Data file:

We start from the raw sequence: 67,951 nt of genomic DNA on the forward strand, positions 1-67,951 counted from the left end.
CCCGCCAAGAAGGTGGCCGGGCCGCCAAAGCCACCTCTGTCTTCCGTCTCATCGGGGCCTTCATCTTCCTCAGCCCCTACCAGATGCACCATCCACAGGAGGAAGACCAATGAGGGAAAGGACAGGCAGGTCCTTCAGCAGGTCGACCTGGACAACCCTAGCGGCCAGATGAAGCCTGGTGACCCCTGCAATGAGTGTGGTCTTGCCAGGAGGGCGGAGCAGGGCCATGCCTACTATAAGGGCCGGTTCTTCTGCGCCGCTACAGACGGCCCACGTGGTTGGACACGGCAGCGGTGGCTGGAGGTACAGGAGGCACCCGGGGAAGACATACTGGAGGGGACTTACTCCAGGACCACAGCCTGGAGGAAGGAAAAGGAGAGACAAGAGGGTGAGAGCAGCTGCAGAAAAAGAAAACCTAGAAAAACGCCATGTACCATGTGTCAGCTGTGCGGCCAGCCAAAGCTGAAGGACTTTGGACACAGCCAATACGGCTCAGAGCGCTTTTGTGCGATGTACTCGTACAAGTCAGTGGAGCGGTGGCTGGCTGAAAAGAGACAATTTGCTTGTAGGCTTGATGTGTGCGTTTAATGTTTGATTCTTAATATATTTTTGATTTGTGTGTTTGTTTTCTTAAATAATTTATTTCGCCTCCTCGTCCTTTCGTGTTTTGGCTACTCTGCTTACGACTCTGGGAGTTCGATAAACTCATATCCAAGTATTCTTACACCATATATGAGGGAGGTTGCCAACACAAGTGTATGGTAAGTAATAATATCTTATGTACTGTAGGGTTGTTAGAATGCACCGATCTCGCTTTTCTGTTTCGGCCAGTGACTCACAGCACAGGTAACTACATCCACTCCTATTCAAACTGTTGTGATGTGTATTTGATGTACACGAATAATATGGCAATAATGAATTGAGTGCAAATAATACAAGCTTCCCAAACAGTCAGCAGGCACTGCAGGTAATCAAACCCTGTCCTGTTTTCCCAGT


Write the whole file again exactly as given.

We start from the raw sequence: 67,951 nt of genomic DNA on the forward strand, positions 1-67,951 counted from the left end.
CCCGCCAAGAAGGTGGCCGGGCCGCCAAAGCCACCTCTGTCTTCCGTCTCATCGGGGCCTTCATCTTCCTCAGCCCCTACCAGATGCACCATCCACAGGAGGAAGACCAATGAGGGAAAGGACAGGCAGGTCCTTCAGCAGGTCGACCTGGACAACCCTAGCGGCCAGATGAAGCCTGGTGACCCCTGCAATGAGTGTGGTCTTGCCAGGAGGGCGGAGCAGGGCCATGCCTACTATAAGGGCCGGTTCTTCTGCGCCGCTACAGACGGCCCACGTGGTTGGACACGGCAGCGGTGGCTGGAGGTACAGGAGGCACCCGGGGAAGACATACTGGAGGGGACTTACTCCAGGACCACAGCCTGGAGGAAGGAAAAGGAGAGACAAGAGGGTGAGAGCAGCTGCAGAAAAAGAAAACCTAGAAAAACGCCATGTACCATGTGTCAGCTGTGCGGCCAGCCAAAGCTGAAGGACTTTGGACACAGCCAATACGGCTCAGAGCGCTTTTGTGCGATGTACTCGTACAAGTCAGTGGAGCGGTGGCTGGCTGAAAAGAGACAATTTGCTTGTAGGCTTGATGTGTGCGTTTAATGTTTGATTCTTAATATATTTTTGATTTGTGTGTTTGTTTTCTTAAATAATTTATTTCGCCTCCTCGTCCTTTCGTGTTTTGGCTACTCTGCTTACGACTCTGGGAGTTCGATAAACTCATATCCAAGTATTCTTACACCATATATGAGGGAGGTTGCCAACACAAGTGTATGGTAAGTAATAATATCTTATGTACTGTAGGGTTGTTAGAATGCACCGATCTCGCTTTTCTGTTTCGGCCAGTGACTCACAGCACAGGTAACTACATCCACTCCTATTCAAACTGTTGTGATGTGTATTTGATGTACACGAATAATATGGCAATAATGAATTGAGTGCAAATAATACAAGCTTCCCAAACAGTCAGCAGGCACTGCAGGTAATCAAACCCTGTCCTGTTTTCCCAGT